Gravemarker, Perth Amboy, New Jersey, 1912. Terracotta. H. 50". The Owen Revell marker is located in Alpine Cemetery. Made from unglazed tan terracotta, it is inscribed “Erected by his sorrowing relatives and friends of Lambeth England.” Lambeth was a center of ceramic manufacture, and one might speculate that Revell had learned his trade there.
Wall plaque, Perth Amboy, New Jersey, ca. 1928. Terracotta. H. approx. 36". A miniature polychrome Statue of Liberty adorns the façade of the former Greek Catholic Carpatho-Rusin Benevolent Association on Broad Street. It shows, on a small scale, the skill of the clayworkers. Note the interesting juxtaposition of the American flag, the three-bar cross, and the socket for an electric bulb in Liberty’s hand.
Charles T. Davis, A Practical Treatise on the Manufacture of Bricks, Tiles, Terra-Cotta, Etc. (Philadelphia: Henry, Carey, Baird, and Co., 1884), p. 310.
Walter Geer, The Story of Terracotta (New York: Tobias A. Wright, 1920), p. 37.
Anonymous, The Pottery and Porcelain of New Jersey (Newark, N.J.: Newark Museum, 1947), p. 3.
William C. McGinnis, History of Perth Amboy, 1651–1958, 4 vols. (Perth Amboy, N.J.: American Publishing Company, 1962), 4: 13.
Alfred Hall of Perth Amboy to the organizers of an exposition in Louisiana, October 1, 1884, Special Collections and Archives, Rutgers Univ., New Brunswick, N.J.
Charles DeKay, “What Terra Cotta May Do,” Harpers Weekly 39 (1895): 655–58.
Edwin Atlee Barber, The Pottery and Porcelain of the United States, 2d ed. (New York: G. P. Putnam’s Sons, 1901), p. 386.
Michael Stratton, The Terracotta Revival: Building Innovation and the Image of the Industrial City in Britain and North America (London: Victor Gollancz, 1993), p. 203.
Richard Veit and Mark Nonestied, “Bombs Away! Unearthing a Cache of Terracotta Practice Bombs From the First World War,” in Ceramics in America, edited by Robert Hunter (Hanover, N.H.: University Press of New England for the Chipstone Foundation, 2002): pp. 227–31.
Richard Veit, Skyscrapers and Sepulchers: A Historic Ethnography of New Jersey’s Terracotta Industry (Ph.D. diss., Univ. of Pennsylvania, 1997), pp. 31–43.
Gary F. Kurutz and Mary Swisher, Architectural Terracotta of Gladding McBean (Sausalito, Calif.: Windgate Press, 1989), p. 10.
Allison Kelly, Mrs. Coade’s Stone (Upton-on-Severn, Eng.: Self Publishing Assoc., 1990), pp. 243–45.
Edmund V. Gillon, Victorian Cemetery Art (New York: Dover, 1972), p. ix.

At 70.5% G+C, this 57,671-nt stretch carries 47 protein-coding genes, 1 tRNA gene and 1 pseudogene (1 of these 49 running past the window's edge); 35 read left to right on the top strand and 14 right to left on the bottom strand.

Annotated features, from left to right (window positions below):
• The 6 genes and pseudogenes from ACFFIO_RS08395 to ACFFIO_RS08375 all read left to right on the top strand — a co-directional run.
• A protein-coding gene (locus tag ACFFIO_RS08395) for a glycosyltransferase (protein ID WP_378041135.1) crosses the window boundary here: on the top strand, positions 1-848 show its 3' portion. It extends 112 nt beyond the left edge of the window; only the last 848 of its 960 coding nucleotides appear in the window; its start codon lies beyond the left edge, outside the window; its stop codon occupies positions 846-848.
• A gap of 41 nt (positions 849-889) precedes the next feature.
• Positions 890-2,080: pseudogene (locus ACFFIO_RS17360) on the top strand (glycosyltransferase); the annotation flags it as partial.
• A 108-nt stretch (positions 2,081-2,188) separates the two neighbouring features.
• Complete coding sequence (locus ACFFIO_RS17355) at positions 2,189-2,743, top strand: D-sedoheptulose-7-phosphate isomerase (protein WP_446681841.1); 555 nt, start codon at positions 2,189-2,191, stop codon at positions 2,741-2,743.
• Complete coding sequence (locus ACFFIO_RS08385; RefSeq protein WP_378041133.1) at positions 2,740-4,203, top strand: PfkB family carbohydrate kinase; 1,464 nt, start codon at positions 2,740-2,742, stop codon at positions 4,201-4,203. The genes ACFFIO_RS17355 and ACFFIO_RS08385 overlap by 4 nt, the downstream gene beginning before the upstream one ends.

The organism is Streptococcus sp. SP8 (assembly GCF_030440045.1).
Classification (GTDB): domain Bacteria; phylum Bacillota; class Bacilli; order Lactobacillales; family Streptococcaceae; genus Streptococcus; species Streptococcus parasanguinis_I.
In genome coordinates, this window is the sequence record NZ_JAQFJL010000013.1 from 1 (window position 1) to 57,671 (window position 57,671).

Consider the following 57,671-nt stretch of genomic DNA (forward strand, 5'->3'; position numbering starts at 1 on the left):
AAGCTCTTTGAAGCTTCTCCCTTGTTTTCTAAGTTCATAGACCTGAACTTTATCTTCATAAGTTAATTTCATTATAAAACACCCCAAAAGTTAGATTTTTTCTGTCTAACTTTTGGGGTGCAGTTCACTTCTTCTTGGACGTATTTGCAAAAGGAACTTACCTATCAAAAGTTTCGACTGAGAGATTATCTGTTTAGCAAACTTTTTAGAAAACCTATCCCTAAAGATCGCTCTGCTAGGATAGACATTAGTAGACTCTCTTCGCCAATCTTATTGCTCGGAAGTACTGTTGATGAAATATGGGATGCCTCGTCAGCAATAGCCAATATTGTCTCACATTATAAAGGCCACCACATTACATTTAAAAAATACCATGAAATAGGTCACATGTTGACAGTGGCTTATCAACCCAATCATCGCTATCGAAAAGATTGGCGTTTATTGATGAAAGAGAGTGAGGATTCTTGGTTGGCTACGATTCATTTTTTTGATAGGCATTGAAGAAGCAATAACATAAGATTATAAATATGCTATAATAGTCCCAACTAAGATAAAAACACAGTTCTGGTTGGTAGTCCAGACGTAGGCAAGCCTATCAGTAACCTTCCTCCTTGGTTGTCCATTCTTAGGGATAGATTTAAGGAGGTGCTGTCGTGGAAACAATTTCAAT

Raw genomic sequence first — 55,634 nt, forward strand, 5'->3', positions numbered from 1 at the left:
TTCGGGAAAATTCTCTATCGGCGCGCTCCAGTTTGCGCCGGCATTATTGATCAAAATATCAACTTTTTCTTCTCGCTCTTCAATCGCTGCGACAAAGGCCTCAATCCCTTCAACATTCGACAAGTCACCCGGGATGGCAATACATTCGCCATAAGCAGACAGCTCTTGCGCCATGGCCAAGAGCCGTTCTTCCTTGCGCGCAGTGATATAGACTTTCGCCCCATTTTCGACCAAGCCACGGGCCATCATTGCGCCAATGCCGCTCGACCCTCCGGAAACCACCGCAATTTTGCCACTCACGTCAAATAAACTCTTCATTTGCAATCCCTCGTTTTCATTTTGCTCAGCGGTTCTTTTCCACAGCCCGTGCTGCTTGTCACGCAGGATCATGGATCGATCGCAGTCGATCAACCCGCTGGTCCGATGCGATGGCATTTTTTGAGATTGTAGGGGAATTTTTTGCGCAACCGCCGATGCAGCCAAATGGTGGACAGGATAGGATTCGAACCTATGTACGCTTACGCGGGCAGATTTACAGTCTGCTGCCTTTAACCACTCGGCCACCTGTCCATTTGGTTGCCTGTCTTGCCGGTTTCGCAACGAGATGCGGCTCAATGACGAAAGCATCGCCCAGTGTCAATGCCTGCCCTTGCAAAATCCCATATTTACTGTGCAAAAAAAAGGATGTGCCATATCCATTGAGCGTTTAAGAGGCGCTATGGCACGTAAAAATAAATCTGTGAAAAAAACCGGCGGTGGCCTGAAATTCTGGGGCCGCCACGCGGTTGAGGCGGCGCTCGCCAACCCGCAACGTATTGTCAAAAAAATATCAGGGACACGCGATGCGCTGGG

Kenneth L. Ames, “Ideologies in Stone: Meanings in Victorian Gravestones,” Journal of Popular Culture 14, no. 4 (1981): 651.
DeKay, “What Terracotta May Do,” p. 655.
John P. Wall and Harold Pickersgill, History of Middlesex County, New Jersey in Three Volumes (New York: Lewis Historical Publishing Company, 1921), p. 393.
Varick A. Chittenden, The Danes of Yates County: The History and Traditional Arts of an Ethnic Community in the Finger Lakes Region of New York State (Penn Yann, N.Y.: Yates County Art Council, 1983).
J. Volney Lewis and Henry B. Kummel, Geological Survey of New Jersey. Bulletin 14. The Geology of New Jersey (Union Hill, N.J.: Dispatch Printing Company, 1915), p. 126.
Davis, A Practical Treatise on the Manufacture of Bricks, Tiles, Terra-Cotta, Etc., p. 310.
Frank G. Matero, Elizabeth A. Bede, and Albert Tagle, “An Evaluation of the Effects of Cleaning Methods on Unglazed Architectural Terracotta: With Notes on the Manufacture and Characterization of Nineteenth-Century American Production” (Architectural Conservation Laboratory, Graduate School of Fine Arts, Univ. of Pennsylvania, 1995), pp. 8–9.
Hewitt Wilson, “Monograph and Bibliography on Terracotta,” American Ceramic Society Bulletin 5, no. 2 (1926): 98.
Harry Lee King, “A History of Architectural Terracotta,” Architecture and Building 45, no. 1 (1913): 311–15.
DeKay, “What Terracotta May Do,” p. 657.
Walter Geer, Terracotta in Architecture (New York: Gazlav Brothers, 1892), p. 56.
William S. Lowndes, Plastering and Architectural Terracotta (Scranton, Pa.: International Text Book Company, 1920), p. 29.
“Federal Plant was Organized 60 Years Ago,” Perth Amboy Evening News, December 4, 1948.
Matero, Bede, and Tagle, “An Evaluation of the Effects of Cleaning Methods on Unglazed Architectural Terracotta,” p. 18.
McGinnis, History of Perth Amboy, p. 43.
John Matturi, “Windows in the Garden: Italian-American Memorialization and the American Cemetery” in Ethnicity and the American Cemetery, edited by Richard E. Meyer (Bowling Green, Ohio: Bowling Green University Popular Press, 1993), p. 30.